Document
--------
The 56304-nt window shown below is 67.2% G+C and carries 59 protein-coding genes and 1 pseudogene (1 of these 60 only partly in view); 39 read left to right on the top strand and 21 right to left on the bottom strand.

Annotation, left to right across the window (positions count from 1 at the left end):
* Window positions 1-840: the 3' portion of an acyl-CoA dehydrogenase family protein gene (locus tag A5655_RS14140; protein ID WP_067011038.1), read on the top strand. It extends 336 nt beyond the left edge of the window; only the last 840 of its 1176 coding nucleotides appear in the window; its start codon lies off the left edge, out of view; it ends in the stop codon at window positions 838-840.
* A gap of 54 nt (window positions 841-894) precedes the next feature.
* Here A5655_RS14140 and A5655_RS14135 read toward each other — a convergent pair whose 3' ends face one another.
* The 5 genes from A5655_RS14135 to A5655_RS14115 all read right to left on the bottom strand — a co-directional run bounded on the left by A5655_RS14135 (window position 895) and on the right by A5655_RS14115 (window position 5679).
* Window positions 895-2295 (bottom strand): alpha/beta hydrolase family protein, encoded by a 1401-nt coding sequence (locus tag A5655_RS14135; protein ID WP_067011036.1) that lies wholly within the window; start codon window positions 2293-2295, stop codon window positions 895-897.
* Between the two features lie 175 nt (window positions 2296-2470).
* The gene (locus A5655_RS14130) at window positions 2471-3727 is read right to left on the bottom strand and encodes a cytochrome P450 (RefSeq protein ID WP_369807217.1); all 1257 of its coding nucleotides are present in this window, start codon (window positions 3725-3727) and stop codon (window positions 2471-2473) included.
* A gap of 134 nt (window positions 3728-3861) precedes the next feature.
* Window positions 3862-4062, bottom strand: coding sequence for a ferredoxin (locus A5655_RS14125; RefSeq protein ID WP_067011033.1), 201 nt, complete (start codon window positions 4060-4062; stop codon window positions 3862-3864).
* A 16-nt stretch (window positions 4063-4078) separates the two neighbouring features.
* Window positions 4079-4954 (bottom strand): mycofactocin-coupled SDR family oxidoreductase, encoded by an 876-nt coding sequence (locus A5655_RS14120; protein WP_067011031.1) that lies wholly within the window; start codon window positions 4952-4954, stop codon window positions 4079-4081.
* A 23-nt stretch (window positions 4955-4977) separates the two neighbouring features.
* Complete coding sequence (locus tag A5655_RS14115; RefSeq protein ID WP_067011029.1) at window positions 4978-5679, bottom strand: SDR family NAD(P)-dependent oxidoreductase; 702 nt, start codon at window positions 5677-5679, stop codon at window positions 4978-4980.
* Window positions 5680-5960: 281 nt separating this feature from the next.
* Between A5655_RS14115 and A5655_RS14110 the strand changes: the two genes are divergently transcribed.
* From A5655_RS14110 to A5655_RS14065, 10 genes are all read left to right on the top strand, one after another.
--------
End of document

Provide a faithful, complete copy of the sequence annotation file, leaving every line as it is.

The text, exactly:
The 56304-nt window shown below is 67.2% G+C and carries 59 protein-coding genes and 1 pseudogene (1 of these 60 only partly in view); 39 read left to right on the top strand and 21 right to left on the bottom strand.

Annotation, left to right across the window (positions count from 1 at the left end):
* Window positions 1-840: the 3' portion of an acyl-CoA dehydrogenase family protein gene (locus tag A5655_RS14140; protein ID WP_067011038.1), read on the top strand. It extends 336 nt beyond the left edge of the window; only the last 840 of its 1176 coding nucleotides appear in the window; its start codon lies off the left edge, out of view; it ends in the stop codon at window positions 838-840.
* A gap of 54 nt (window positions 841-894) precedes the next feature.
* Here A5655_RS14140 and A5655_RS14135 read toward each other — a convergent pair whose 3' ends face one another.
* The 5 genes from A5655_RS14135 to A5655_RS14115 all read right to left on the bottom strand — a co-directional run bounded on the left by A5655_RS14135 (window position 895) and on the right by A5655_RS14115 (window position 5679).
* Window positions 895-2295 (bottom strand): alpha/beta hydrolase family protein, encoded by a 1401-nt coding sequence (locus tag A5655_RS14135; protein ID WP_067011036.1) that lies wholly within the window; start codon window positions 2293-2295, stop codon window positions 895-897.
* Between the two features lie 175 nt (window positions 2296-2470).
* The gene (locus A5655_RS14130) at window positions 2471-3727 is read right to left on the bottom strand and encodes a cytochrome P450 (RefSeq protein ID WP_369807217.1); all 1257 of its coding nucleotides are present in this window, start codon (window positions 3725-3727) and stop codon (window positions 2471-2473) included.
* A gap of 134 nt (window positions 3728-3861) precedes the next feature.
* Window positions 3862-4062, bottom strand: coding sequence for a ferredoxin (locus A5655_RS14125; RefSeq protein ID WP_067011033.1), 201 nt, complete (start codon window positions 4060-4062; stop codon window positions 3862-3864).
* A 16-nt stretch (window positions 4063-4078) separates the two neighbouring features.
* Window positions 4079-4954 (bottom strand): mycofactocin-coupled SDR family oxidoreductase, encoded by an 876-nt coding sequence (locus A5655_RS14120; protein WP_067011031.1) that lies wholly within the window; start codon window positions 4952-4954, stop codon window positions 4079-4081.
* A 23-nt stretch (window positions 4955-4977) separates the two neighbouring features.
* Complete coding sequence (locus tag A5655_RS14115; RefSeq protein ID WP_067011029.1) at window positions 4978-5679, bottom strand: SDR family NAD(P)-dependent oxidoreductase; 702 nt, start codon at window positions 5677-5679, stop codon at window positions 4978-4980.
* Window positions 5680-5960: 281 nt separating this feature from the next.
* Between A5655_RS14115 and A5655_RS14110 the strand changes: the two genes are divergently transcribed.
* From A5655_RS14110 to A5655_RS14065, 10 genes are all read left to right on the top strand, one after another.